Today's NYT article on graduation rates touches briefly on the push out problem. But there's another approach to improving grad rates that has run rampant in NYC - awarding credit even after students fail courses. Seat time credit has received some play (see these old posts from Edwize and NYC Educator), but there's an important story waiting to be written about how schools have changed failing course grades if students attended tutoring or completed independent projects.None of these tactics is necessarily problematic from an educational standpoint. In fact, offering multiple chances may be an important way to keep a ...

Related to this post, Alexander Russo makes an interesting point about academics and politics:Switching from academics to politics and back again is no easy task....Eduwonkette seems to miss the political point I was making about making NCLB seem more fair (and powerful) by calling for -- you guessed it -- better data. She may be right, but politics doesn't wait for better data, and educators of all stripes are going to have to think more politically if they are ever going to get into the political debate where the policy decisions are made.Over in TWIE's comments, skoolboy ...

Yesterday, Alexander Russo applied the concept of NCAA divisions to the comparison group debate. He suggested:What about creating NCAA-like divisions (I, II, III) within public school systems based on student poverty, in order to help someone (educators) get past the poverty- achievement trap and help others (politicos) see that performance varies even with schools with similar demographics?The trouble is that public schools only have access to blunt measures of students' socioeconomic status and other non-school conditions. In particular, free and reduced lunch eligibility poorly captures degrees of disadvantage. Imagine two schools in which 60% of students qualify for ...

Following up on the Quick and the Ed's March Madness graduation rate post, check out the black-white grad rate gaps for players on this year's teams:* 61 percent (33 schools) of the men’s tournament teams graduated 70 percent or more of their white basketball student-athletes, while only 30 percent (19 schools) graduated 70 percent or more of their African-American basketball student-athletes, creating a 31 percent gap.* 83 percent (45) graduated 50 percent or more of their white basketball student-athletes, but only 57 percent (36) graduated 50 percent or more of their African-American basketball student-athletes, creating a 26 percent gap....

NYC's Panel for Education Policy voted tonight to require 8th graders to score above level 1 on reading and math tests and pass core courses in order to be promoted. Meanwhile, last week Joel Klein wanted to invest a hypothetical billionaire's bling in a research institute - "There are two things that I would do with this money. One, I would try to set up a national institute for educational policy that does serious research. This is an industry in which there are so many myths, and that’s because there are such large gaps in our knowledge right now."Really,...

Dina Strasser, who writes the terrific blog The Line, is live blogging the ASCD conference. When she asked for burning questions, I existentially whimpered, "Does research really matter?" - and Dina has the answer here....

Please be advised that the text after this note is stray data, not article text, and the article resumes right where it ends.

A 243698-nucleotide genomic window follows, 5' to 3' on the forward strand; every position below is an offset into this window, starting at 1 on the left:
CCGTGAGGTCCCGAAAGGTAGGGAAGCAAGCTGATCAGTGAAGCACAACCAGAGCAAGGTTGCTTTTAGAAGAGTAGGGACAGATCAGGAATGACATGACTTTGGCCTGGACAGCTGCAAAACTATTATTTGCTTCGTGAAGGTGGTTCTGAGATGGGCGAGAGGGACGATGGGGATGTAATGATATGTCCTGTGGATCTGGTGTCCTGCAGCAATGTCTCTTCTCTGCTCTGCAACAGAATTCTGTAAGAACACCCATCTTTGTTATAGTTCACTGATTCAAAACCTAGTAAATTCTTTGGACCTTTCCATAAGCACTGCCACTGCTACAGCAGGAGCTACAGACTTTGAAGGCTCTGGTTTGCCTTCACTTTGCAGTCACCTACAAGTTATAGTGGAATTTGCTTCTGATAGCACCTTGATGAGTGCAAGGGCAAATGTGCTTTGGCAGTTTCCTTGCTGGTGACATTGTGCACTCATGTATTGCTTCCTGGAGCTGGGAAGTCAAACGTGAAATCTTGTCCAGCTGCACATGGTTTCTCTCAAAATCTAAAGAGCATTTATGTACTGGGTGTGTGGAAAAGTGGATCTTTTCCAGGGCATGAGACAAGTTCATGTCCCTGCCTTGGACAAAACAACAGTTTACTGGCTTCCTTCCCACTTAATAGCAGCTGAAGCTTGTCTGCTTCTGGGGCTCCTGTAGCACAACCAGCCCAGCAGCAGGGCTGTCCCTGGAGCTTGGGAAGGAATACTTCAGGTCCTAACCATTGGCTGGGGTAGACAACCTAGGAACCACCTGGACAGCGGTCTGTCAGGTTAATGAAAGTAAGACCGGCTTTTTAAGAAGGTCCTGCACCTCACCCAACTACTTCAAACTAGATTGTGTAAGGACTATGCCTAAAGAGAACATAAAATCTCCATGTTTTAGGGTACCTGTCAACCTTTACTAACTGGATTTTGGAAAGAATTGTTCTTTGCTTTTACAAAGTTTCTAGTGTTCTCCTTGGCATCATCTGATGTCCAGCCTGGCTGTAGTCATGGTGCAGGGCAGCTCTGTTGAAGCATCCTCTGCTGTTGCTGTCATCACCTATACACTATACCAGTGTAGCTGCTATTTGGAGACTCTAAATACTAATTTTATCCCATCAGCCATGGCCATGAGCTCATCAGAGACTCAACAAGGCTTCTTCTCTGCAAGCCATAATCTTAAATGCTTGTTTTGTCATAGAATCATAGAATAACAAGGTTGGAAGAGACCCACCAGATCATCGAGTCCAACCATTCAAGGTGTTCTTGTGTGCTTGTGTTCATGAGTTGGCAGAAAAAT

Lands' End is sponsoring a teacher awards program. Between now and April 17th, you can nominate a teacher for a Teachers Light the Way award here....

An event so rare that it deserves its own blog post: Charlie points to a Washington Post article on NCLB and students with disabilities. The article argues that NCLB has forced schools to focus on disabled students because their scores are separately disaggregated and only a small fraction of students can be exempted. Before NCLB, too many state accountability systems had gaping loopholes that allowed these students to be ignored (for more, see here). Of course, this brings us back to the NCLB incentives debate. If we credit the structure of the law when students with disabilities receive more attention, ...

Weighing in at ~500 pages, the AERA program is a good weapon, but a crappy guide to a professional meeting. Hopefully, skoolboy and I will save you the trouble of opening it. Below, we've listed some promising sessions on topics frequently discussed on this blog (skoolboy's picks are marked with an *.) Session titles, first authors, and discussants are listed below. Readers, please suggest other sessions that we have overlooked.Monday 2:15-3:45*: Mathematical Knowledge for Teaching: Explicating and Examining a Program of Research. (Deborah Loewenberg Ball, Jennifer Lewis, Heather Hill, Imani Goffney, Laurie Sleep, Hyman Bass, Pamela Grossman, Stephen ...

I get all big picture in a guest post over at SharpBrains. Here's an excerpt:"Schools," Stanford historian David Labaree wrote, "occupy an awkward position at the intersection between what we hope society will become and what we think it really is." What do we want our schools to do, and for whom?Schools, like most organizations, have many goals. These goals often compete with and displace each other. Relying heavily on the work of David Labaree, I will discuss three central goals of American schools – social efficiency, democratic equality, and social mobility. Throughout the history of American education, these ...


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